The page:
Some Tennessee fire departments seeing a shortage of volunteer firefighters

Posted at 5:20 PM, Feb 14, 2020
and last updated 2020-02-14 21:12:00-05

NOLENSVILLE, Tenn. (WTVF) — When every second counts, your local fire station might be empty. That's because more than 70% of Tennessee fire halls are staffed by volunteers. Those volunteers are becoming harder and harder to recruit.

Amber Fox is a volunteer at the Nolensville Fire Department. By day, she's a store manager at Subway. "I work anywhere between 50, 60, 70 hours a week," says Fox.

By night, she's a mother of a seven-year-old. She says, any other spare time is usually spent at the fire hall. "Trying to juggle everything is a bit of a struggle," she says.

Selfless servants like Amber are becoming a rare breed. Nobody knows that better than Nolensville Fire Chief Adam Spencer. "Back in the 50s and 60s, this was kind of a social event. People could survive off of one income. And now, parents, both of them are working," says Spencer.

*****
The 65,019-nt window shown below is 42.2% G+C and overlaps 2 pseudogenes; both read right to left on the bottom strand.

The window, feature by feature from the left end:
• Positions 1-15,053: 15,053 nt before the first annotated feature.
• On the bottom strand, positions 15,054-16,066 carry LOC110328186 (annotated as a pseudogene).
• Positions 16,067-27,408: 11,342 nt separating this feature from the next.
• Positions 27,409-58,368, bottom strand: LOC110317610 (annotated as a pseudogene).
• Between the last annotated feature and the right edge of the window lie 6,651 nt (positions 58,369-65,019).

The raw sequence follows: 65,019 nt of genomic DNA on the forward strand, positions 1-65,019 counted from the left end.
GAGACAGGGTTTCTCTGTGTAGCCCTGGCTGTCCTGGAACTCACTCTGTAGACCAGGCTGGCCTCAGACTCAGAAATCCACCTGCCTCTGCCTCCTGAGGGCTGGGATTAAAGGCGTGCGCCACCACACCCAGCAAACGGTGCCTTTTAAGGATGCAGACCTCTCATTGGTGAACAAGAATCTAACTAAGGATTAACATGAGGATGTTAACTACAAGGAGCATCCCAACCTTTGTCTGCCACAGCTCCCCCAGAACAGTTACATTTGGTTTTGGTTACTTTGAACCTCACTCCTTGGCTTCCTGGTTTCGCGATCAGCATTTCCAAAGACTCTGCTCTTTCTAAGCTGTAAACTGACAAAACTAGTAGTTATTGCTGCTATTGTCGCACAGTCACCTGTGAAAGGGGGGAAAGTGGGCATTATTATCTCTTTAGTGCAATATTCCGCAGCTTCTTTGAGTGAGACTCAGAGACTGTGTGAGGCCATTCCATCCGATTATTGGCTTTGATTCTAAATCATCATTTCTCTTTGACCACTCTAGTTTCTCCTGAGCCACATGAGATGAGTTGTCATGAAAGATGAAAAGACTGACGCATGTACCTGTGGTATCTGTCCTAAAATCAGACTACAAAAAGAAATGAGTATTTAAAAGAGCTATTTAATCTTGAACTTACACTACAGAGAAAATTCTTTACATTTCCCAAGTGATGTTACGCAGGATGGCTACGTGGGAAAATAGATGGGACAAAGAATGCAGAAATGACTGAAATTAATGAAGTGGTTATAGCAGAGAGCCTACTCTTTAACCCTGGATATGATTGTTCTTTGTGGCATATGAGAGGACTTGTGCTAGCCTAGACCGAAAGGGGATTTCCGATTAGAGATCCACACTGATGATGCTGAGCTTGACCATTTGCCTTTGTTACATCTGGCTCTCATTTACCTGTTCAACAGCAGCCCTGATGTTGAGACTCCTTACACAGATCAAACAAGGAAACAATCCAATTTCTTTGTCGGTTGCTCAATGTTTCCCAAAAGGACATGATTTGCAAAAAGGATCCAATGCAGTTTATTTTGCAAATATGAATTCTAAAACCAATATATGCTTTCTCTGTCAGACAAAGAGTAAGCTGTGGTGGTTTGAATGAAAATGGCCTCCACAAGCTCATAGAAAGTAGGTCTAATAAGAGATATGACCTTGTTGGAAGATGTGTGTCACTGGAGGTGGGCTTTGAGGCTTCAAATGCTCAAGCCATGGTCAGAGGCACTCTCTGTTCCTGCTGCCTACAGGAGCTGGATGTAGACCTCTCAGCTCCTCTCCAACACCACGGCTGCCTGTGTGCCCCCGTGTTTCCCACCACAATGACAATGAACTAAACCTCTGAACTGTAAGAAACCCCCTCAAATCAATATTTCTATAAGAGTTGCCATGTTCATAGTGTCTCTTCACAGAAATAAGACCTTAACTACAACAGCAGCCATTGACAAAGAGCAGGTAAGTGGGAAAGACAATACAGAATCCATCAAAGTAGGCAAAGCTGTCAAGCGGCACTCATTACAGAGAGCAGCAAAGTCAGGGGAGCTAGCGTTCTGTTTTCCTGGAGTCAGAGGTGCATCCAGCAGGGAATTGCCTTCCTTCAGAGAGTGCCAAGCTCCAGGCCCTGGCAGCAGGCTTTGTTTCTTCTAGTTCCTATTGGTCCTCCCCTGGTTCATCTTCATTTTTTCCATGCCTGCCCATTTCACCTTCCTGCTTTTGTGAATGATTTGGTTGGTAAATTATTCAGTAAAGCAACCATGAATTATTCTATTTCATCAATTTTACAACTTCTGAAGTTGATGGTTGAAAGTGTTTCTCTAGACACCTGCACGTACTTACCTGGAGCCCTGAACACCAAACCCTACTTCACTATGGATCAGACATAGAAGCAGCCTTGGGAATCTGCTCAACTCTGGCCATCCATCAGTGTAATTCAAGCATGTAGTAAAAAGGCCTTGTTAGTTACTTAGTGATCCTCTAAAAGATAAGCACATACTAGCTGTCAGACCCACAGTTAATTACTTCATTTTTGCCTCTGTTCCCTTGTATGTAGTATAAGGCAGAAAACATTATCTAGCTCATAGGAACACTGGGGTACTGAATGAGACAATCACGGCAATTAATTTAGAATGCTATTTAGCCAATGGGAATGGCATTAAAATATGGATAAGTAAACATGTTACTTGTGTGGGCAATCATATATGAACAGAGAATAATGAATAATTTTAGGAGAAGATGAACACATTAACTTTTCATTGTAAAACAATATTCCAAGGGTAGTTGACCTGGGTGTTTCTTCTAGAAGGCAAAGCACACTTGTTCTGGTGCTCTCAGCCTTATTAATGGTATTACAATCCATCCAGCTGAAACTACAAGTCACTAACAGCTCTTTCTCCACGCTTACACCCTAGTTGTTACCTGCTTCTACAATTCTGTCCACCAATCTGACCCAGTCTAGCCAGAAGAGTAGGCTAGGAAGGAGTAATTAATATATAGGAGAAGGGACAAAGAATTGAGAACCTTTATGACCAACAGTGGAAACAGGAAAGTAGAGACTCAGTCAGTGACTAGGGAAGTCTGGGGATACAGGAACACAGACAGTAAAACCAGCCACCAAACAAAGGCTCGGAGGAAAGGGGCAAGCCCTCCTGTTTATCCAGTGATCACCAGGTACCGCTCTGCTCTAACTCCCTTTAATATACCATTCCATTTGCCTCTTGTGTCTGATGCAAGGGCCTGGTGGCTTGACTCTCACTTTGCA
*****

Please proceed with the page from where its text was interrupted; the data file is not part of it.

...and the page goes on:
Chief Spencer says the best way to recruit is to find other adrenaline junkies like Amber. Beyond that, he hopes to expand the number of stipends he can pay volunteers. "It helps maybe cover a babysitter for the night, or maybe dinner," he says.

One day, he hopes the city might be willing to pay some or all of his staff. "Nobody’s making a profit here, nobody’s really making a paycheck. We’re paying to keep the lights on when you call 911," says Chief Spencer.

In the meantime, Amber hopes her status as a volunteer eventually evolves into a career. "My ultimate goal is to try to become a paid firefighter/medic," says Fox.

Nolensville tries to have their station fully staffed around the clock, but when no one can come, in dispatchers typically try to call the next closest volunteer fire hall.